There’s a saying in the freelance world, ABM. It stands for “Always Be Marketing.” And under normal circumstances, that makes sense. Set aside time every day or week to prospect, make connections, and reconnect with existing clients and prospects.
Freelance writers get and stay busy through smart networking and prospecting. Yet, as the world has come to screeching halt, you might feel confused and even stuck.
How do you market your freelance business during a global pandemic? Should you even try?
You’re not alone if you’ve had such thoughts. And while it might have made sense in the first week or two to pause… now, it’s time to reconsider.
Fortunately, as freelancers, we have the advantage of nimbleness.
We can identify new opportunities quickly and act on them.
For example, in the early days of the COVID-19 panic, many freelance writers found themselves writing web pages and emails about COVID-19 protocols.
Others found themselves writing about different aspects of working from home or ways to maintain a positive outlook.
Now that thousands of businesses are doubling down on their online marketing efforts, web writers are more in demand than ever.
Here’s how you can continue to market your web-writing business in a sensitive way.
10 Ways to Market Your Web-Writing Business During a Crisis
1) Update Your LinkedIn Profile — If a prospective client searched for a “freelance [specialty or niche] writer” would they find you? If not, consider adding a specialty or two to your profile “headline.” Does it make sense to revamp your summary? Can you add new specialties and/or clients to your profile? You can even add links to articles on your LinkedIn profile for a mini portfolio. Be clear about what you write or who you write for.
2) Update Your Writer’s Website — Has your focus changed since you started your business? If so, then it makes sense to revise your content. You can also update your portfolio pages (which is good to do every couple of months anyway). That way, you make it easy to send prospective clients your best pieces from a relevant niche.
3) Define a New Skill (and Get the Training) — What’s an adjacent skill your clients need, one that will make you even more valuable to your clients? For example, if you sell blogging services, could you get some content marketing training and add content marketing strategy to your skill set? What about SEO? Or social media training? In some cases, you may already be doing some of the adjacent work but simply not charging for it.
4) Connect with Your Network (and Expand) It — Social media has long been a virtual water cooler for the work-at-home set (including freelancers). From Facebook Groups to virtual conferences, there are many places where you’ll find both colleagues and prospective clients. Choose a couple and show up consistently in a helpful way. That way you get to know other people and they get to know you.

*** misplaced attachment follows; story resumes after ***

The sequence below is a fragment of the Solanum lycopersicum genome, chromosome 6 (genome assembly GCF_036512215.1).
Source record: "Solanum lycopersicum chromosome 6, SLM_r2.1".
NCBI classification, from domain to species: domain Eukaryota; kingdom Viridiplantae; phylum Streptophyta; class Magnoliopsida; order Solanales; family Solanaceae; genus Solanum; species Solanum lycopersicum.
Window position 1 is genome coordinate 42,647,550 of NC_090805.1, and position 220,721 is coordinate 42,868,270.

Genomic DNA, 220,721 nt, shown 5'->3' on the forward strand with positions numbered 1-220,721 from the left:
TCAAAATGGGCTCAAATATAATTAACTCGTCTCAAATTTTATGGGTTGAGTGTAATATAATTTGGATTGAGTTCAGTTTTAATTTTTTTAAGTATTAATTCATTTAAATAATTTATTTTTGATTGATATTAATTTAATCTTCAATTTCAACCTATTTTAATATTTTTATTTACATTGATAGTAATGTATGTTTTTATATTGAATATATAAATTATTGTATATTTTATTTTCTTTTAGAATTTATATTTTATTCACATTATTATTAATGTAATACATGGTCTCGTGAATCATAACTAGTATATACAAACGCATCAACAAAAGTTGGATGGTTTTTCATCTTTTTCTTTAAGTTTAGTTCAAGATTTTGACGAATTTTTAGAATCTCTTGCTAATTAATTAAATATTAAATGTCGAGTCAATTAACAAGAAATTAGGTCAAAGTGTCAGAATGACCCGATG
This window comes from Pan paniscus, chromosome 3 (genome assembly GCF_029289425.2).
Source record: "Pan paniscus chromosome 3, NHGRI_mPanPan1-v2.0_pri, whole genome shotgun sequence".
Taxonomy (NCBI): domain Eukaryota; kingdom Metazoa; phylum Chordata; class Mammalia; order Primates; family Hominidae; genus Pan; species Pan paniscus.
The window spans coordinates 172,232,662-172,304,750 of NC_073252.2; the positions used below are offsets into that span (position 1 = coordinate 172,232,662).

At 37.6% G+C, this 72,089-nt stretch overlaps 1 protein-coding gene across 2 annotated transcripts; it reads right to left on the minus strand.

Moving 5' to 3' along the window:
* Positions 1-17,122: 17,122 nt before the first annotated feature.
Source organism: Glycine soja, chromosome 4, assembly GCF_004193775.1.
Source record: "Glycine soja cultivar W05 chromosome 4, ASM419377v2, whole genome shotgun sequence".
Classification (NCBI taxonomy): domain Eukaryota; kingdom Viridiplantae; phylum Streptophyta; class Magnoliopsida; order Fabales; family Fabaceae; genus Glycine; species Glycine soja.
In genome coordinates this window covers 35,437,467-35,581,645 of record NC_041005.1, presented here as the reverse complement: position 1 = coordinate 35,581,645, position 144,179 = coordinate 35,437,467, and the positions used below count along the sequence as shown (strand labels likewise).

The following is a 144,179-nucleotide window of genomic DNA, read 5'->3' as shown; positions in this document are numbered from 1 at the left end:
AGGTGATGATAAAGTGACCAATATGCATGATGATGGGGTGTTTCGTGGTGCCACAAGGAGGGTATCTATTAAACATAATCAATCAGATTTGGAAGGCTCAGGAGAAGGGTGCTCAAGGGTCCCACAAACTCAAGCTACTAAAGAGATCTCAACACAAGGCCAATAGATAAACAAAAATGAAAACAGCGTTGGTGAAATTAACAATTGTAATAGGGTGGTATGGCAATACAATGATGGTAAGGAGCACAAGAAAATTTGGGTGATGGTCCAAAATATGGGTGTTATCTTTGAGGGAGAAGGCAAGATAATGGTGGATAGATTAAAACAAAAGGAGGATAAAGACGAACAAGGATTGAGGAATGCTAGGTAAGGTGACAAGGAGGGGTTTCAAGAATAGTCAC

5) Reach Out to Past Clients — If you haven’t already reached out to past clients, why not do so now? Even if it’s people you haven’t worked with in a year or two, you could drop them a note and ask how they’re doing. I’ve heard of writers doing this and getting responses like, “I’m so glad you reached out! Do you have time to take on some work?”
6) Review Your Offers — Clarity is always good. During a crisis, it’s even better. Can you make specific offers to your existing or prospective clients that can help them bring in business sooner rather than later? For example, maybe they’ll benefit from an email series designed to help their clients. If you don’t know their business well enough to make a suggestion, offer to speak with them on the phone and find out more.
7) Get Clear on Who You Want to Work With — When I started my web-writing business, I’d write for anyone who needed web copy and was willing to pay me. Over the years, I’ve grown more selective and now tend to stick to three or four topics and work with businesses I enjoy and that have an ongoing need for content. What about you?
8) Make Your List — Do you have a list of 100 businesses you’d like to work with? If not, now’s the time to build it. You can choose revenue, size, and other parameters to gauge if they’d be a good prospect. I resisted this step for the longest time, but it’s had such a positive impact on my business that it’s the first thing I recommend for web writers who want clients. You can use tools like Owler.com, Angellist.com, and LinkedIn to search for companies.
9) Consider Related Niches — Some industries are at a standstill right now while others are full-speed ahead. For examples of the latter, think of industries like online learning and healthcare. These industries are in growth mode and need writing help. You can even specialize more if you like and have the experience. For example, online learning for secondary education is highly relevant right now.
10) Draft (or Revise) Your Outreach Message — The number one way for web writers to find new clients is to ask. And the best way to ask is to make it relevant to the recipient. If they recently won an award or spoke at a virtual conference, then mention it (if you saw/heard it). You can write a short message that congratulates them on something and then asks if they work with freelancers. Keep a log of the people you email so you can follow up down the road.
There you are. Ten marketing ideas you can implement today and adapt for your situation now or anytime. Start with one or two and then keep adding on to keep your pipeline full. Which ones will you do this week?